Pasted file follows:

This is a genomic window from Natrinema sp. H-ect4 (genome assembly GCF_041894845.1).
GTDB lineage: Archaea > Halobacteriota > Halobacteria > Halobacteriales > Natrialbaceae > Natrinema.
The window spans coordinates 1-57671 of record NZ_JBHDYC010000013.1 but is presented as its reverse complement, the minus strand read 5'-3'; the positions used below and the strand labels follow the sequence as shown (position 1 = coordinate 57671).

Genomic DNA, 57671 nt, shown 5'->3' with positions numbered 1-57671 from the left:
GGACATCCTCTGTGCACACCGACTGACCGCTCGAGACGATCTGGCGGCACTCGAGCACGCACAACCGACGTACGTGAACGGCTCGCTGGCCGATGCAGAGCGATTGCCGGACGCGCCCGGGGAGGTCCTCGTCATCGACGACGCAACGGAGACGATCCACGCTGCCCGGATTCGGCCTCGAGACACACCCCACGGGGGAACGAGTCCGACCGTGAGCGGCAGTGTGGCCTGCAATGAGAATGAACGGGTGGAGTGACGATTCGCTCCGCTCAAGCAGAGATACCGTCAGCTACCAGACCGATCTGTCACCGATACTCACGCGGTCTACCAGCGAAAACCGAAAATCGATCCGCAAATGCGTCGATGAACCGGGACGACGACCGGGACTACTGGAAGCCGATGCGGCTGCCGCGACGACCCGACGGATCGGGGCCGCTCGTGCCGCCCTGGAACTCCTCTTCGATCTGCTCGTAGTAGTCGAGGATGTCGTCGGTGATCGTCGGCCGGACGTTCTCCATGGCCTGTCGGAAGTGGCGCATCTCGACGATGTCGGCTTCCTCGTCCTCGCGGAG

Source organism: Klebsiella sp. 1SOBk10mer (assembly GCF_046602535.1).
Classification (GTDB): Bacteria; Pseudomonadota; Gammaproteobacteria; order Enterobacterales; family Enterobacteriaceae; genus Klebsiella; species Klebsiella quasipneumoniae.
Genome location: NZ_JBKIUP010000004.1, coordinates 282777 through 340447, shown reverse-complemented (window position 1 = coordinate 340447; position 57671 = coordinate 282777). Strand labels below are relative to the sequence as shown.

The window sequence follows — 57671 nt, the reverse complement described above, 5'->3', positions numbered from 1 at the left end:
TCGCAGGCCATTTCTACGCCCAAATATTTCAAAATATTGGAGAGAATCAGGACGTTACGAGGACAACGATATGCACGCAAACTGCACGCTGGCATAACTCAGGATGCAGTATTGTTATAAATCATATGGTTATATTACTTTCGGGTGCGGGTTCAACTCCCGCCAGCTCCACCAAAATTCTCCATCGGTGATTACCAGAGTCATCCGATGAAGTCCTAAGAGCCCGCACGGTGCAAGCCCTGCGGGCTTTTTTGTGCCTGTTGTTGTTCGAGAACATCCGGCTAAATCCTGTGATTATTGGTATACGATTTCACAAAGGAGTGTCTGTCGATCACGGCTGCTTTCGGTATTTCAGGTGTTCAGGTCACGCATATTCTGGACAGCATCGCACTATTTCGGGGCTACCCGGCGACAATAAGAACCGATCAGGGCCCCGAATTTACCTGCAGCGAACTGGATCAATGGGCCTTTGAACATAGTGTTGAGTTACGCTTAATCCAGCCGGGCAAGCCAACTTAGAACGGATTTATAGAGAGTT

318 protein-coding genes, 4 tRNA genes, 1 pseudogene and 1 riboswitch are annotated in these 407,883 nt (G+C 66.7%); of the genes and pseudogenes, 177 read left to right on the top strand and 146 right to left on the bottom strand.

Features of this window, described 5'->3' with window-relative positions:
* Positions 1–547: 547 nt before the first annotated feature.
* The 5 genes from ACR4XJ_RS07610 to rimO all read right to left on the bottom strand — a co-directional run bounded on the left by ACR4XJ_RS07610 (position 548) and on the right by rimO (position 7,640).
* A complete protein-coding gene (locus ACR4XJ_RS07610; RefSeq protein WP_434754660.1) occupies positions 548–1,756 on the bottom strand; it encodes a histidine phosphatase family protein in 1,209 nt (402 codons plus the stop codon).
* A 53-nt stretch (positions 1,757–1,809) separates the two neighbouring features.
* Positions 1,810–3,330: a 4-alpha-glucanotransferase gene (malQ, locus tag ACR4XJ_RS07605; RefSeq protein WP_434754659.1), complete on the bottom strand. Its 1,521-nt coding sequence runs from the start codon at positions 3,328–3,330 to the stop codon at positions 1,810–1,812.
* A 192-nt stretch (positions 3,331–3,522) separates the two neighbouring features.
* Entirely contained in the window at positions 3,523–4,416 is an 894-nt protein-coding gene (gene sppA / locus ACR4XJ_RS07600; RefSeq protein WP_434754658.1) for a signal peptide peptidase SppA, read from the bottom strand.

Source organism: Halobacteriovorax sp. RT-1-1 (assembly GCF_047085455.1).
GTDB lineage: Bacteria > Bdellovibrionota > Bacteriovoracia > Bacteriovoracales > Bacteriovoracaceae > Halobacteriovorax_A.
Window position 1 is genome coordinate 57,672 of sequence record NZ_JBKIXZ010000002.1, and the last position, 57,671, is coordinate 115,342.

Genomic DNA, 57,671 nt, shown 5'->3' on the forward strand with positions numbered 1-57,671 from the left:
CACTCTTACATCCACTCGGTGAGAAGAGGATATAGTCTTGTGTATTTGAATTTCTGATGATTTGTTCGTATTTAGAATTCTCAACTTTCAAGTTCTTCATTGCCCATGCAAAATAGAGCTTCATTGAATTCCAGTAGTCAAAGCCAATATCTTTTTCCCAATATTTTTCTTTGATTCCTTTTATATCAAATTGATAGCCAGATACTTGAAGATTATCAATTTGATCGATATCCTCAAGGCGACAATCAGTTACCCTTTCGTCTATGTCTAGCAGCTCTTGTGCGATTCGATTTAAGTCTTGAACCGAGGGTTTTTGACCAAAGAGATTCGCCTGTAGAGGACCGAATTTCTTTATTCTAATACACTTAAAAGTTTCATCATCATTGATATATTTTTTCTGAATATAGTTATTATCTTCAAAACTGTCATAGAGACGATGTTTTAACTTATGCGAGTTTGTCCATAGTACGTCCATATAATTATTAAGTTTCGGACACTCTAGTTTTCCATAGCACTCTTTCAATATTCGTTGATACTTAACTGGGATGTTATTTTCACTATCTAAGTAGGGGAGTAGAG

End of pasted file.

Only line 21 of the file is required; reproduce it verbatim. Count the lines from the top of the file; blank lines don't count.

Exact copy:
GTDB lineage: Bacteria > Bdellovibrionota > Bacteriovoracia > Bacteriovoracales > Bacteriovoracaceae > Halobacteriovorax_A.